- Charles Fenno Jacobs
Charles Fenno Jacobs (Dec. 14, 1904-June 27, 1974) was an American photographer in the mid-20th century.
Jacobs was born in Waltham, Massachusetts. His Dutch-descended father was a steamfitter. An enfant terrible extraordinaire, he did not graduate from high school and rumor has it he dropped out or was expelled in 8th grade. In spite of this, he got a first class education on the fly, read a great deal of contemporary literature, met almost everyone of the period worth knowing and was a fine journalistic writer. His older sister Frances reports that he was the red-headed scourge of the neighborhood as a child. Reaching his majority, he joined the Merchant Marines and travelled the world for a period of years. After leaving the Merchant Marines, he moved to New York where he married his first wife, Kit, and began his career as a photographer by taking pictures for a commercial real estate firm. With his first 35mm camera, he also began taking candid shots of New Yorkers and of New York and began haunting magazine offices, offering to work for practically nothing, according to his third wife, Gloria, who was at the time of their meeting a Fortune magazine researcher. His particular talent was in catching his subjects at their most revealing moments to make unforgettable images. Displaying uncommon talent and lots of chutzpah, he became a photographer for Time, Inc. and was soon travelling as a photographer throughout South America as well as the United States, taking pictures that wound up in Life, National Geographic, U.S. Camera and Fortune. Some of his more memorable photos were of the Mexico City flower market and agave fields in Mexico, a Bolivian toddler on the back of her mother, one large black eye fixed on the photographer, a down-at-heels banana dictator in a gilt-braided uniform, and his color covers for Fortune were always striking. He married his second wife, Marjorie Kent, in New York in 1941 and they had two daughters, Shelley Isom and Kathe Stolz.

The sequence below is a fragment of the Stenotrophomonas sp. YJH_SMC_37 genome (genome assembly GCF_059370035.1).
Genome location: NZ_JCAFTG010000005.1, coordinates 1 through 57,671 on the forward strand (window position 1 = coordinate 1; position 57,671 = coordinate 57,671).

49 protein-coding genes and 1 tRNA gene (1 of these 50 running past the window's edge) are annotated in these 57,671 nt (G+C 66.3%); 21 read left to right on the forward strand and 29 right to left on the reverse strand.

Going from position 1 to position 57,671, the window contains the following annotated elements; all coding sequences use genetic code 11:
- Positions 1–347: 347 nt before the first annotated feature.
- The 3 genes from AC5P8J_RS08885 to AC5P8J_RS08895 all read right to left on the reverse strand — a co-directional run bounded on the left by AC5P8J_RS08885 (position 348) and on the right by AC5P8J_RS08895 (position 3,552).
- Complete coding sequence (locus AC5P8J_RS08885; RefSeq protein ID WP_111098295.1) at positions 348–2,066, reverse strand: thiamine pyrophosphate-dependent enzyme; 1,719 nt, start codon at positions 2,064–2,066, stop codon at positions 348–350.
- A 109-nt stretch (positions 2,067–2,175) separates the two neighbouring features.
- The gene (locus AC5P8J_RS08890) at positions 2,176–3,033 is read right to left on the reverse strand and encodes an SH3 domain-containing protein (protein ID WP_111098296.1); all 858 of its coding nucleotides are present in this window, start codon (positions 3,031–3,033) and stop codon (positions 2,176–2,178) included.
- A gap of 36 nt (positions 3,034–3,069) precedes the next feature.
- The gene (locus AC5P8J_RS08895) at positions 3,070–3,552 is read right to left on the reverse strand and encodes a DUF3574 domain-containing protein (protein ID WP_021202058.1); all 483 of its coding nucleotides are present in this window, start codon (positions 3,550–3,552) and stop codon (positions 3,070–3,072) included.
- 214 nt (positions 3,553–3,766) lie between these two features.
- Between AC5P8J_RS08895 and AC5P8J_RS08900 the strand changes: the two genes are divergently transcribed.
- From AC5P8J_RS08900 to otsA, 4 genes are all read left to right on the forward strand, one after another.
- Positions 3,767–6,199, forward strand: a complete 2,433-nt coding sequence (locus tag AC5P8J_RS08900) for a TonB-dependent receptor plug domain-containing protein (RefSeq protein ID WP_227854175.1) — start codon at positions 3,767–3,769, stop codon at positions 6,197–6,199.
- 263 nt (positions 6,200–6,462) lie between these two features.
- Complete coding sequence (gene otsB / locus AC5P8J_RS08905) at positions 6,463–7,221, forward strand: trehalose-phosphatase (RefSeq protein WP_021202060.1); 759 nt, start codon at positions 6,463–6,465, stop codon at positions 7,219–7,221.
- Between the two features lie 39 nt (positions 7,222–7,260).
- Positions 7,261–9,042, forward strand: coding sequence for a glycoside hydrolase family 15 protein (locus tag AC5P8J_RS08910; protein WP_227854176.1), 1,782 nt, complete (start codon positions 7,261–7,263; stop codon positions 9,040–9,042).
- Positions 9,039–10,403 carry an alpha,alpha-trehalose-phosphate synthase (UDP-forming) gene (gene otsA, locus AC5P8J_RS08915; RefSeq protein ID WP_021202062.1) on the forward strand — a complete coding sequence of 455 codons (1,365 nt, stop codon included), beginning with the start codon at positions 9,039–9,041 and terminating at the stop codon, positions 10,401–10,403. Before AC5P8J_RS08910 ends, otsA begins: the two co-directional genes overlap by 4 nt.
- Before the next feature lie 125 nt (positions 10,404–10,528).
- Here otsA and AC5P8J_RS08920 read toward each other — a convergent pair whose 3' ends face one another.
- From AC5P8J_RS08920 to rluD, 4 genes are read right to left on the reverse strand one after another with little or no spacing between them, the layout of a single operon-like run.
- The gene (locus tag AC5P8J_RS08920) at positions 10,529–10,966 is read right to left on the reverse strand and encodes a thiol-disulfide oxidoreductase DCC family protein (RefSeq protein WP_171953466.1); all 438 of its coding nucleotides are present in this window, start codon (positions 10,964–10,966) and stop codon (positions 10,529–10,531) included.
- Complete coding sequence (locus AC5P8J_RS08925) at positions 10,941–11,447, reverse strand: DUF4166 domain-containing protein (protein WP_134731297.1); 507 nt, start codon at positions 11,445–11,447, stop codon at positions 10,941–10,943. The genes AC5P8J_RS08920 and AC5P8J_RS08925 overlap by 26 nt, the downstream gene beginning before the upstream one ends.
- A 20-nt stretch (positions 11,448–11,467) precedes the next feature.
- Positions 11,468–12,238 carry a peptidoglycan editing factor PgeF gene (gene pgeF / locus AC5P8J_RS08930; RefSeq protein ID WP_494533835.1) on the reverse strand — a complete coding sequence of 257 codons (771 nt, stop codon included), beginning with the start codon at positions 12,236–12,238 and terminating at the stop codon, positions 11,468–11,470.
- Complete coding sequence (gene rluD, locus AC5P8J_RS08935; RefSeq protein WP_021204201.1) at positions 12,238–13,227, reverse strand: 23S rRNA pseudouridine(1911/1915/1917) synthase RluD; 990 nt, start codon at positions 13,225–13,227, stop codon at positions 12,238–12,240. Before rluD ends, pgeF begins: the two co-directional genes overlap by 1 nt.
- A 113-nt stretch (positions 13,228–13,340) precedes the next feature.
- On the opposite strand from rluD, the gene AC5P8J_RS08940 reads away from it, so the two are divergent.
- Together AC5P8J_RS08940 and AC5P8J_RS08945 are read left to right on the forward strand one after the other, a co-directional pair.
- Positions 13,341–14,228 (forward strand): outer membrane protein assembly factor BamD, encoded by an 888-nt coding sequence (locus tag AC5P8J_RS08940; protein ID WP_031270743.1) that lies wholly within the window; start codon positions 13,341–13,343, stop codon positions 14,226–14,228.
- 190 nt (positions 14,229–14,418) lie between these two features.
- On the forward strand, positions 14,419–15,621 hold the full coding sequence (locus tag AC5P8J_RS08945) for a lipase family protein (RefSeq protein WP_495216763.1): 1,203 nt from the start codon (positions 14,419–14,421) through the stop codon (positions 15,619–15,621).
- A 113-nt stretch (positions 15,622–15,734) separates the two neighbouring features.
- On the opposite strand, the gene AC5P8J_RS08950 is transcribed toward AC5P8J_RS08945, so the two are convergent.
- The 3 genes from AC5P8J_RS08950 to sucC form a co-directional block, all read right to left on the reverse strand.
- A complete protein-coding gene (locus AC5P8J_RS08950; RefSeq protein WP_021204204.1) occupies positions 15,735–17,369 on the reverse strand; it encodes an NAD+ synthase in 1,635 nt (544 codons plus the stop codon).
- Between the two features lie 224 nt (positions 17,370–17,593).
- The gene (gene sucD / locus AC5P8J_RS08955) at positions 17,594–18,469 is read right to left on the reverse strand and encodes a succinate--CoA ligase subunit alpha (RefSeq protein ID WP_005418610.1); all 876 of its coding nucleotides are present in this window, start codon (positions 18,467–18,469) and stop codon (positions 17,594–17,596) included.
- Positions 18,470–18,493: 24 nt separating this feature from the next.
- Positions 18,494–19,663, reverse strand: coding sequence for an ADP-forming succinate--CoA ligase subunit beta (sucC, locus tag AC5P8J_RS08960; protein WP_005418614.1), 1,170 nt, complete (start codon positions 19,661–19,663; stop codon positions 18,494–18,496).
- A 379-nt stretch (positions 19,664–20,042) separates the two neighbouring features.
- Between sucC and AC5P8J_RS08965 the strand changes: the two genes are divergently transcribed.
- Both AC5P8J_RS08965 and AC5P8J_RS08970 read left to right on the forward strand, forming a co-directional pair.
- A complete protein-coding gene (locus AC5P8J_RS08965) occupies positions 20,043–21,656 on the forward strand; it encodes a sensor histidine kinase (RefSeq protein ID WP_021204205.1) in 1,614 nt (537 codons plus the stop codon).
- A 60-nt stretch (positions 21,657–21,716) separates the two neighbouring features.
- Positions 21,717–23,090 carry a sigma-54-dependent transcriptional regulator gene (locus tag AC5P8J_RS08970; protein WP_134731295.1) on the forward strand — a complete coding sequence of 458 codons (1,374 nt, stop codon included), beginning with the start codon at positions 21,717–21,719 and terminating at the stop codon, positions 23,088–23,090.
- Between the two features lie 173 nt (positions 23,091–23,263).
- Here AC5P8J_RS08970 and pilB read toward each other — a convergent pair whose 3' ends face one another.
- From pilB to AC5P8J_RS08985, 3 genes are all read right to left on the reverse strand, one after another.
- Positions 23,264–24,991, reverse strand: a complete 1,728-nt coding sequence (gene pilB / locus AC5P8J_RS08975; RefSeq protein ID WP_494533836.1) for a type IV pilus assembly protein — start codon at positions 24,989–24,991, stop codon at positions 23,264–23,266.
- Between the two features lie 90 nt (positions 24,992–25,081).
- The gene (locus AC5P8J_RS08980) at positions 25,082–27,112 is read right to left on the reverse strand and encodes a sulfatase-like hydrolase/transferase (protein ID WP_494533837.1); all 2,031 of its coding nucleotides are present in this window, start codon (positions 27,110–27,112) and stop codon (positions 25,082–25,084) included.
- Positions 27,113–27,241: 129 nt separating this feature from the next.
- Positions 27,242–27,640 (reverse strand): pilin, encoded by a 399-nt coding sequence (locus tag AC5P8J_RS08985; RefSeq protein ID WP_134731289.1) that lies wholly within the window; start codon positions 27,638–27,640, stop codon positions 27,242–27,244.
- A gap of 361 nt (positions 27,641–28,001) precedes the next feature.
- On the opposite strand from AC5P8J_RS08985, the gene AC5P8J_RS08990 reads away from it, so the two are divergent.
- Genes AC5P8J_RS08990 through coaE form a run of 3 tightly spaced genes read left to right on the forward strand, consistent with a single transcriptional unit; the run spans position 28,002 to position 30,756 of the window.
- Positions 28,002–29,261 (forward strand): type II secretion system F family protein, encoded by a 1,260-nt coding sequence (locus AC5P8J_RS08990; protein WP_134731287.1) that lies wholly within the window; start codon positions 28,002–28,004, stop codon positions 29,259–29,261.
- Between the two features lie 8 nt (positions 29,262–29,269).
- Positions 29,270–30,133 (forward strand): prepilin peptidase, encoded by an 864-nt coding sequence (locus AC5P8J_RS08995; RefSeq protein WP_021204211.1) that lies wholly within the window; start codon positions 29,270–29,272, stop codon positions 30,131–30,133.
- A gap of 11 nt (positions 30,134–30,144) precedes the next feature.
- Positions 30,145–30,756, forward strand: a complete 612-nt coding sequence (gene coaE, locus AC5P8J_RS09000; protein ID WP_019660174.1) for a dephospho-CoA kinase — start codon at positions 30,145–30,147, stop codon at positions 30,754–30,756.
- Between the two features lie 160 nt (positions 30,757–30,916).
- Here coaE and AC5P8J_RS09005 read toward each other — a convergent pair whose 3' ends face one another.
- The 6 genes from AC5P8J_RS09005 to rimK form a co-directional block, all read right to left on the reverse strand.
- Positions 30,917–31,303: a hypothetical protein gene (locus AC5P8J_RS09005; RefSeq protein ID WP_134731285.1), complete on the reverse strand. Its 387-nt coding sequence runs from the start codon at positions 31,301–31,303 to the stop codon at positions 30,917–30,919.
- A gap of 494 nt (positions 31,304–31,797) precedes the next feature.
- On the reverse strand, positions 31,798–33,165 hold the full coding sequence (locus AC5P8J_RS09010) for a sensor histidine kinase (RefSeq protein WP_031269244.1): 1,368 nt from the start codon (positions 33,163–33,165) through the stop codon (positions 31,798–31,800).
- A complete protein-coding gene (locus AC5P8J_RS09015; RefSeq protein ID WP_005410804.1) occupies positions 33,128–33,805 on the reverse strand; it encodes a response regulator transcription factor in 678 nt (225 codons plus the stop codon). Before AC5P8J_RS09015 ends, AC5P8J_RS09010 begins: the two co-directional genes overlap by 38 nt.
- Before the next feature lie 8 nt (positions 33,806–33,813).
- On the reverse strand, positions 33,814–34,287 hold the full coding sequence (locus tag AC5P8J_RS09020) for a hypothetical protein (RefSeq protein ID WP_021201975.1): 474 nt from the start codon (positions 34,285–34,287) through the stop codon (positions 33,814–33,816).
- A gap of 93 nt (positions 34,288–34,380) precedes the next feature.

Shortly after the Japanese attack on Pearl Harbor, Edward Steichen recruited Jacobs to join his Naval Aviation Photographic Unit. The U.S. Navy had established this special group to document and publicize its aviation activities and allowed Steichen to recruit the most talented photographers he could find. By 1941 Jacobs had already established a reputation as a photographer, having worked for Life, Fortune, and U.S. Camera magazines and briefly for the Farm Security Administration. Jacobs, like the other photographers in the Naval Aviation Photographic Unit, followed Steichen's advice to concentrate on the human side of modern war. He photographed aircraft workers in California, capturing the then novel sight of female factory workers. On another assignment he photographed life aboard the battleship USS New Jersey, shooting the activities of the crew off- and on-duty. Other of Jacobs's images capture the earnestness of young aviation cadets, the humiliation of a Japanese prisoner of war on the deck of an aircraft carrier, and melancholy scenes of Navy pilots on leave with their dates. His photos incorporate wit, keen observation and empathy. His photograph of an African-American woman on a bench grieving Roosevelt's death is iconic. When the war ended, Jacobs and two of his colleagues, Horace Bristol and Victor Jorgensen, still dressed in uniforms, walked into the offices of Fortune and boldly proposed that the magazine hire them, and assign each a different part of the world as his beat. The magazine agreed and Jacobs was assigned to cover Europe in the immediate postwar years. He photographed the airlift to Berlin, German post-war politics and landscape, the industrial Ruhr and indelible images of the ruined German cities. He spent time in eastern Europe, documenting life under Communism, as well as in France, Italy and the British Isles. As a bon vivant, connoisseur of wine and fine liquor and a truly dedicated gourmet, he made sure to track down the best in culinary experiences wherever he went and boasted that he spent the bulk of his income on these activities. He was also a fine cook in his own right and would sweep into a household, commandeer the kitchen, bringing in his own pots and pans and prepare meals in situ for whatever family he chose so to honor.